A renewable 5-year residence permit open to non-EU nationals with €250,000 spare, Greece’s Golden Visa is one of Europe’s most successful residence-by-investment schemes, offering the coveted privilege of being able to travel freely throughout the 27-member European Union.
Athens has long laboured under the stereotype that it is smog-filled and chaotic. Li Xia, who has lived in the Greek capital with her husband and 10-year-old son since they acquired a flat in the leafy northern suburb of Maroussi three years ago, would wholeheartedly disagree.
She considers the city to have a cleaner natural environment than her native Beijing, coupled with a better quality of life and international schools that are more multicultural.
“Greek people are less anxious than the Chinese. People enjoy a more active social life, which does not simply entail dinners together,” Li says.
“I see my son spending more time with friends and playing sport than staring at a screen. When he is in school, I have ample time to read, go shopping, visit friends and cook, in addition to running my e-business in China.”
Lake Vouliagmeni is a popular attraction at the heart of the Athenian Riviera. Photo: Discover Greece
For years, starry-eyed Chinese couples would hotfoot it to Santorini for a picture-perfect wedding atop the Cycladic island’s famed caldera cliffs, complete with serenading local musicians.
Today, you are more likely to see affluent Chinese singles, couples and young families with toddlers in tow strolling along a beach on the southern Athens coast – dubbed the Athens Riviera – a stone’s throw from their newly bought, luxuriously appointed, sea-view flat.
The reason is Greece’s Golden Visa programme, considered among the most successful of its type in Europe. Open to non-EU nationals, those who invest €250,000 (US$293,000) or more in Greek property are granted a renewable five-year residence permit, which in turn gives them the coveted privilege of being able to travel freely throughout the 27-member European Union.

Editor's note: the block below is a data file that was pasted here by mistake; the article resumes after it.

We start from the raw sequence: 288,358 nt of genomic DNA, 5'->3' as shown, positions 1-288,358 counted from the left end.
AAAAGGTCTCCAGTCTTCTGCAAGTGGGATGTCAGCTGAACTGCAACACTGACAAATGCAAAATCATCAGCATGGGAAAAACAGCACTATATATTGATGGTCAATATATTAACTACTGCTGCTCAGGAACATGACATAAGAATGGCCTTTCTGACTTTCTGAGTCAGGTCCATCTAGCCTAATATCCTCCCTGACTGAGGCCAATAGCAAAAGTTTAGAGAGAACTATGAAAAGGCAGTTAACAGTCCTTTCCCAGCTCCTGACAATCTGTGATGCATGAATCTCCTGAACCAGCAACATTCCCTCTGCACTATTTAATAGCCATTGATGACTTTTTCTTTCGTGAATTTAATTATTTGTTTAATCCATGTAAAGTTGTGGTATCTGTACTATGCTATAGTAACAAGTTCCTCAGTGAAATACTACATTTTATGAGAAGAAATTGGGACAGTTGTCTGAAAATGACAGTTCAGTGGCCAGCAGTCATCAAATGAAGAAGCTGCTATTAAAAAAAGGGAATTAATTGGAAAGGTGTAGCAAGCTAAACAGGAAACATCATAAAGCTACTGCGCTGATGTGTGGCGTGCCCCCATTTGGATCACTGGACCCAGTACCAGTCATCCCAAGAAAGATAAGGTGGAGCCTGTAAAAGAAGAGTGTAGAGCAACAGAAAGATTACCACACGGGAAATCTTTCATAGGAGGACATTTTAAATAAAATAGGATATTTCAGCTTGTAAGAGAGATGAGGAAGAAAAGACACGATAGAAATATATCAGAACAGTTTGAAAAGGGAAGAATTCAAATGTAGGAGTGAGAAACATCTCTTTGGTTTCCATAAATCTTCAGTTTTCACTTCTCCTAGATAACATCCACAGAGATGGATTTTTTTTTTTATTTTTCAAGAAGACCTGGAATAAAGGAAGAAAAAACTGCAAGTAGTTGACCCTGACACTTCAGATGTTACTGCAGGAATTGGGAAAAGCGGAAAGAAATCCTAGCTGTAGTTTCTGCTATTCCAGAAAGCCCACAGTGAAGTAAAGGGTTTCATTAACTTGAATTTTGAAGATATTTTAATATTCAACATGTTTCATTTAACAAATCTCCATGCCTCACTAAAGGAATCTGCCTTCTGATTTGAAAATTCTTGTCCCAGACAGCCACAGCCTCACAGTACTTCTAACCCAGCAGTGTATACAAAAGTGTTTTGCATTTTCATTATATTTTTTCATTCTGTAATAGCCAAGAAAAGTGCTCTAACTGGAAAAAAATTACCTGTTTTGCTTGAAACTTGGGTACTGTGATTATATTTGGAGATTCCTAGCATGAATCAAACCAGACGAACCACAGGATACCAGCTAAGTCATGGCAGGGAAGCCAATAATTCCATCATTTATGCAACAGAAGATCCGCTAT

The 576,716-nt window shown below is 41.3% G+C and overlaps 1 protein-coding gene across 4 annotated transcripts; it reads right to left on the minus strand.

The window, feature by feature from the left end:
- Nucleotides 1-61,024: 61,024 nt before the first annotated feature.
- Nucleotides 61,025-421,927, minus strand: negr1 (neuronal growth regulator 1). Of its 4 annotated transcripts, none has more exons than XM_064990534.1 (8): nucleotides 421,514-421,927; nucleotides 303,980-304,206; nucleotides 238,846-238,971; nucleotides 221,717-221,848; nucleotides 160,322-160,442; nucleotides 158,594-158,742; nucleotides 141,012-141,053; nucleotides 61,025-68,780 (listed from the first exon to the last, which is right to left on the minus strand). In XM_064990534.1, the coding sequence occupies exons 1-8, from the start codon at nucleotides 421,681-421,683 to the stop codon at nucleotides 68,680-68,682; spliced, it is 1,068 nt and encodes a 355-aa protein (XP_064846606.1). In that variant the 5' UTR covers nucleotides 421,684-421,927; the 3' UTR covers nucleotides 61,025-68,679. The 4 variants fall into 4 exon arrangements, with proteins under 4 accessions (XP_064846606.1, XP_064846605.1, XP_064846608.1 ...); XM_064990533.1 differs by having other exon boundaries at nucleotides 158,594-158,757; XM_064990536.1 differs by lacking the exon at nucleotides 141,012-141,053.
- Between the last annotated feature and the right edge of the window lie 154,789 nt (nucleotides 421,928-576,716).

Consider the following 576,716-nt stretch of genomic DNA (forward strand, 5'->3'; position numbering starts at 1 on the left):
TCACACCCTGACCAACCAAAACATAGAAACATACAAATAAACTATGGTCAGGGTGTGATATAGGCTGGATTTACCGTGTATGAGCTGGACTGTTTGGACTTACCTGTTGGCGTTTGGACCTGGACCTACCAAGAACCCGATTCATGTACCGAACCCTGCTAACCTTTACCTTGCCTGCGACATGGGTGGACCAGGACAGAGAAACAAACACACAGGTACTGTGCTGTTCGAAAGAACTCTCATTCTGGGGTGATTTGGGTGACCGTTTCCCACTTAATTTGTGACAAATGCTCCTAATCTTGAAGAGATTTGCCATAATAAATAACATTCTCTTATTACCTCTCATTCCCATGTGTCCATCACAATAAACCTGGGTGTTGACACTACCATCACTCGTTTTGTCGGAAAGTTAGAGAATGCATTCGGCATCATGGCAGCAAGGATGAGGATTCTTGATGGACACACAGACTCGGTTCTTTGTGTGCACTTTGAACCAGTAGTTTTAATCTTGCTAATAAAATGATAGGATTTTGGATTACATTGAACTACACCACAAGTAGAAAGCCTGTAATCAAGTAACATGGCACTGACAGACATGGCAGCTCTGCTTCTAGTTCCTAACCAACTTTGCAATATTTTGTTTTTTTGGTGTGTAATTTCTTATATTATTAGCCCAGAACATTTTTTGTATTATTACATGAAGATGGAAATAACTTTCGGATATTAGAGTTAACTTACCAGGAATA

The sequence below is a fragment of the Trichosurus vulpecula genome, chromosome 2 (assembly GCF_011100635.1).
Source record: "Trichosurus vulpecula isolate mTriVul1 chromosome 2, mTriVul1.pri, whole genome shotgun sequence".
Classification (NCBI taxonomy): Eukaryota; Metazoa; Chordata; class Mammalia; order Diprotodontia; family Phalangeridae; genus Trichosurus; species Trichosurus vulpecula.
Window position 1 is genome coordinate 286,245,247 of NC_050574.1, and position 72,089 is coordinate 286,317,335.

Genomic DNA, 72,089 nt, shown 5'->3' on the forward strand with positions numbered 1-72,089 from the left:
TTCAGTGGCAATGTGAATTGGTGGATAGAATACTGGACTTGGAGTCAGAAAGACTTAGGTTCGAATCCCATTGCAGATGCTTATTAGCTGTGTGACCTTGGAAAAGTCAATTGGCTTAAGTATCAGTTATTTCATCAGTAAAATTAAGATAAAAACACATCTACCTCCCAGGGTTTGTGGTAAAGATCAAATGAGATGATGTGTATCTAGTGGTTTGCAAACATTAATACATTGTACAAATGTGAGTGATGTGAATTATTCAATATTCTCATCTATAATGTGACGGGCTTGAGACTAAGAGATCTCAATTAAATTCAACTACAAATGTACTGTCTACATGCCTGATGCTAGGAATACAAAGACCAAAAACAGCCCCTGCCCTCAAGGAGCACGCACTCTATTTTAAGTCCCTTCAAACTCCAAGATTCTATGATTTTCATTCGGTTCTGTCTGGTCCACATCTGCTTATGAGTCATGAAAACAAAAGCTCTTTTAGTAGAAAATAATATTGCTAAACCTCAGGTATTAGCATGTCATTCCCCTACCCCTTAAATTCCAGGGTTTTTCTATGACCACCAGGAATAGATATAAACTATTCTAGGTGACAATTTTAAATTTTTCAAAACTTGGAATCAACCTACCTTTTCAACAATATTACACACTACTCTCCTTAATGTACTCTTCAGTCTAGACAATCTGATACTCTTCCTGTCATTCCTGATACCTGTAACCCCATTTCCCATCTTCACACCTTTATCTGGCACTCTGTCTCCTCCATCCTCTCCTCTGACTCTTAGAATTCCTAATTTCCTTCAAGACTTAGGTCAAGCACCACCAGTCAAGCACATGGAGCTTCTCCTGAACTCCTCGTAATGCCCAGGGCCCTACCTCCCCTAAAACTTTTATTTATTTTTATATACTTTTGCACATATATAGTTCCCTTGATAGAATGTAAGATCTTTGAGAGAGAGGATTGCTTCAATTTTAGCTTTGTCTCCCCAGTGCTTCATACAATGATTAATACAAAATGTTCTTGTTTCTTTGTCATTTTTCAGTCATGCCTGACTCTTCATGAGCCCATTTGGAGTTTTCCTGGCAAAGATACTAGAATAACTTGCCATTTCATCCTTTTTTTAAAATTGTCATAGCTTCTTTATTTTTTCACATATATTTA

The Imara development in central Athens offers luxury residences finished with curated furnishings and art pieces. Photo: Greece Sotheby’s International
Li is one of 5,770 Chinese investors who have secured a total of 17,475 residence visas for themselves and immediate family members since the Greek government launched the programme in 2014. Chinese nationals make up about 70 per cent of successful applicants. In the case of her family, the residence permit was “one of the advantages but not our main concern”.
“We could easily obtain a long-term visa for Europe, the US or Australia. We travelled a lot,” Li says.
Overseen by Enterprise Greece, the state agency responsible for investment promotion, the scheme has raked in more than US$2.3 billion for the country’s real estate market in the past six years.
Following a decade-long economic crisis during which property values suffered a devastating decline, Greece is on a gradual road to recovery which has involved serious efforts to reach out to foreign investors.
Herbs and baskets for sale at a neighbourhood store in Naxos. Photo: handout
Athens, in particular, is considered hot property for several reasons. Firstly, it serves as a convenient hub with excellent air links to the rest of Europe, as well as Asia and the US.
Enterprise Greece CEO Georgios Filiopoulos says that, while real estate prices have risen considerably in recent years as the Greek economy returns to growth, assets in the Mediterranean country remain undervalued.
“This makes real estate an excellent investment in Greece, quite apart from the Golden Visa programme,” he notes.
Secondly, life in Athens can be compared to that of cities such as Rome and Paris, but with less congestion. Prices for a two-bedroom flat in the capital start at around US$290,000, while buyers can expect to pay a minimum of US$1.2 million for a villa.